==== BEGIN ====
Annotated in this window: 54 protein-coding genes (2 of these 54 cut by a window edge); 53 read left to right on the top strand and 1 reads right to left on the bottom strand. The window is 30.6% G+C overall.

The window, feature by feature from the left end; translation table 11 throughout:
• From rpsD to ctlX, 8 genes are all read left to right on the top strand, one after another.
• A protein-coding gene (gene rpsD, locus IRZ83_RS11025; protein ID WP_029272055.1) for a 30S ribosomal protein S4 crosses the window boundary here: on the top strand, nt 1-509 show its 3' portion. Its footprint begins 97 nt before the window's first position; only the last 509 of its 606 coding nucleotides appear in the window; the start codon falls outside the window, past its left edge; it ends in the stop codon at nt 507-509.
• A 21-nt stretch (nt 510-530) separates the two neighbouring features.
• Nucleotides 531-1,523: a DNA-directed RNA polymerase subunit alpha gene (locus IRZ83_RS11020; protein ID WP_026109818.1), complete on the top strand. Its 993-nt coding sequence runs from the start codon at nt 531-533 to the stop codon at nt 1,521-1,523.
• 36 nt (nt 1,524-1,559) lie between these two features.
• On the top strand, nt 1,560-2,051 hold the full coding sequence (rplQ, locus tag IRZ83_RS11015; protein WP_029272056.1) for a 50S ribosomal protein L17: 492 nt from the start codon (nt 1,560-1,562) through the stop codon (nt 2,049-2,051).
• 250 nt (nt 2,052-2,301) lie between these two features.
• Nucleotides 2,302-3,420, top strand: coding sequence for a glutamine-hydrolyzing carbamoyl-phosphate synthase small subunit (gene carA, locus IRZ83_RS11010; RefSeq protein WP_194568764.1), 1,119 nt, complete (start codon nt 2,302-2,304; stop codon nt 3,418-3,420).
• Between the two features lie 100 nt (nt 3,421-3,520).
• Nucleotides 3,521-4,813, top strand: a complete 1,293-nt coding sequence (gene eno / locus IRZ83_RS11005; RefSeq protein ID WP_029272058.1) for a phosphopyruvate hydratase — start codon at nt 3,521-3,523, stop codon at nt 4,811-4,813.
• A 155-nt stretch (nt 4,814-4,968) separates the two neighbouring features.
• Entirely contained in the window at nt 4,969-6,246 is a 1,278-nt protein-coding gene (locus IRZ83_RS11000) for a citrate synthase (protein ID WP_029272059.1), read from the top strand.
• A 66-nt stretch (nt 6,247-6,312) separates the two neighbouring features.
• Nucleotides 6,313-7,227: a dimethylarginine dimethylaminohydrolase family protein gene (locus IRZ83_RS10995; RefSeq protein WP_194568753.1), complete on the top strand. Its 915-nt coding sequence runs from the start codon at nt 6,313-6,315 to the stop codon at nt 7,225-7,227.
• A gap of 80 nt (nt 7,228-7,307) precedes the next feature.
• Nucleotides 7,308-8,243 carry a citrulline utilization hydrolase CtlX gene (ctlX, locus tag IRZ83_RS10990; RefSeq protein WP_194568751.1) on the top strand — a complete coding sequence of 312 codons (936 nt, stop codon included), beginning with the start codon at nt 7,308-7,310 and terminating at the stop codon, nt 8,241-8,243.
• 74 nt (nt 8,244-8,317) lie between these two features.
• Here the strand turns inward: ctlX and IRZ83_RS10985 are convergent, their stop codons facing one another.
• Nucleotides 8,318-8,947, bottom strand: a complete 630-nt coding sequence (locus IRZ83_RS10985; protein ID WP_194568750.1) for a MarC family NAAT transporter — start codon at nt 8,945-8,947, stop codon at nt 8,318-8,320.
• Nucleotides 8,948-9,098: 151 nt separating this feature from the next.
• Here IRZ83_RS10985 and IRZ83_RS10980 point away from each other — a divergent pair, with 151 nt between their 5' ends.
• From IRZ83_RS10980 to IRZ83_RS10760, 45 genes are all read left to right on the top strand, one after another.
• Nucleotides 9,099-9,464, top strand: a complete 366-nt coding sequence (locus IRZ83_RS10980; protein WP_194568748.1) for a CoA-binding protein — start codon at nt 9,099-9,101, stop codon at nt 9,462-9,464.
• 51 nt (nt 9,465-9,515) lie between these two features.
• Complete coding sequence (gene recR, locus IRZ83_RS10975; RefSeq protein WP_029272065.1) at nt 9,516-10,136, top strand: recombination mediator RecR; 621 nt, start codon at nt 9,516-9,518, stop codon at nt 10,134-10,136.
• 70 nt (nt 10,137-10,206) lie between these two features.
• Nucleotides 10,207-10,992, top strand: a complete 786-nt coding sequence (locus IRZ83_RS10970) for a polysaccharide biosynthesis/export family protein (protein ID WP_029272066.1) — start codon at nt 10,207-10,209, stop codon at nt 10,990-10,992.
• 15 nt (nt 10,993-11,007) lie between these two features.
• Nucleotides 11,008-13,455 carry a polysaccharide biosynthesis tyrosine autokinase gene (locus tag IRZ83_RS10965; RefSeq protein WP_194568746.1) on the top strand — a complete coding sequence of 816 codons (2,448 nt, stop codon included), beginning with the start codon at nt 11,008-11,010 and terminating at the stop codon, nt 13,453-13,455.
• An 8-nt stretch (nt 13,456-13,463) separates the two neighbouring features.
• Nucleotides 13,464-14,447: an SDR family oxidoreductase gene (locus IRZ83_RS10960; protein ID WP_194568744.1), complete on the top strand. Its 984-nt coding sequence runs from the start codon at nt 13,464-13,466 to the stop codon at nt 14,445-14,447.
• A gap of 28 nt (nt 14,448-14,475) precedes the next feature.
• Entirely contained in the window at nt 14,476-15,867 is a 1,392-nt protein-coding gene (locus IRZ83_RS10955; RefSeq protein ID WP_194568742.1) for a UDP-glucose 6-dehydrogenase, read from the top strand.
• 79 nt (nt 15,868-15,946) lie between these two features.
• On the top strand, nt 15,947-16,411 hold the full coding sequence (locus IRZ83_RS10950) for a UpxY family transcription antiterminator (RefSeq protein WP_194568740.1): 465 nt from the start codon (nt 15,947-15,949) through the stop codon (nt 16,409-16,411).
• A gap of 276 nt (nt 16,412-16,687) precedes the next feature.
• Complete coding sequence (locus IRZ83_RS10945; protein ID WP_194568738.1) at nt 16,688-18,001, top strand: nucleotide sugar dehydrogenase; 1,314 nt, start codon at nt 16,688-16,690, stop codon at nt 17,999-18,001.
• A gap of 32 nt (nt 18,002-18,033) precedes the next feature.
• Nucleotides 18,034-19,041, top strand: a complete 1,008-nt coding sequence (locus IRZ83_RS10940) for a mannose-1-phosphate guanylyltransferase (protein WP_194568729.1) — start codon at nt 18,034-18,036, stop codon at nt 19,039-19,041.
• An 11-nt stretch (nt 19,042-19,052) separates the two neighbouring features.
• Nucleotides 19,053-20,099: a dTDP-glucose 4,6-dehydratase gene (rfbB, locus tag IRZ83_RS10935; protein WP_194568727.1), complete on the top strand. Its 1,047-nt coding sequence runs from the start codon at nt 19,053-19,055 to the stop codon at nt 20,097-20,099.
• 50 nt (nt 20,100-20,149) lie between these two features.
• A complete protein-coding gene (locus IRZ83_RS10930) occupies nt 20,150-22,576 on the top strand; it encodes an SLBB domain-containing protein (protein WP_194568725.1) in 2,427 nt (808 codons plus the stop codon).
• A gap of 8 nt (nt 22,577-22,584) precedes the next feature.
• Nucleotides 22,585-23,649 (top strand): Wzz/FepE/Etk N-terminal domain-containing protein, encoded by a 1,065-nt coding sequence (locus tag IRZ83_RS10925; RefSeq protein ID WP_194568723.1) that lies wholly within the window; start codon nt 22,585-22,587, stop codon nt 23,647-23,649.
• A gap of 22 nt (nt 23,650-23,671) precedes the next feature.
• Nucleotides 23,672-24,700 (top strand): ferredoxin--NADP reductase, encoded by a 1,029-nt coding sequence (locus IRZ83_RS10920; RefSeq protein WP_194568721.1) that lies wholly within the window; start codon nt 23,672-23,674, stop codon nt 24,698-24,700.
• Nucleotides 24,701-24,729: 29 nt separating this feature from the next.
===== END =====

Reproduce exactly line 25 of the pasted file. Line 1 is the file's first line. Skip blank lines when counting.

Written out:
• Nucleotides 9,099-9,464, top strand: a complete 366-nt coding sequence (locus IRZ83_RS10980; protein WP_194568748.1) for a CoA-binding protein — start codon at nt 9,099-9,101, stop codon at nt 9,462-9,464.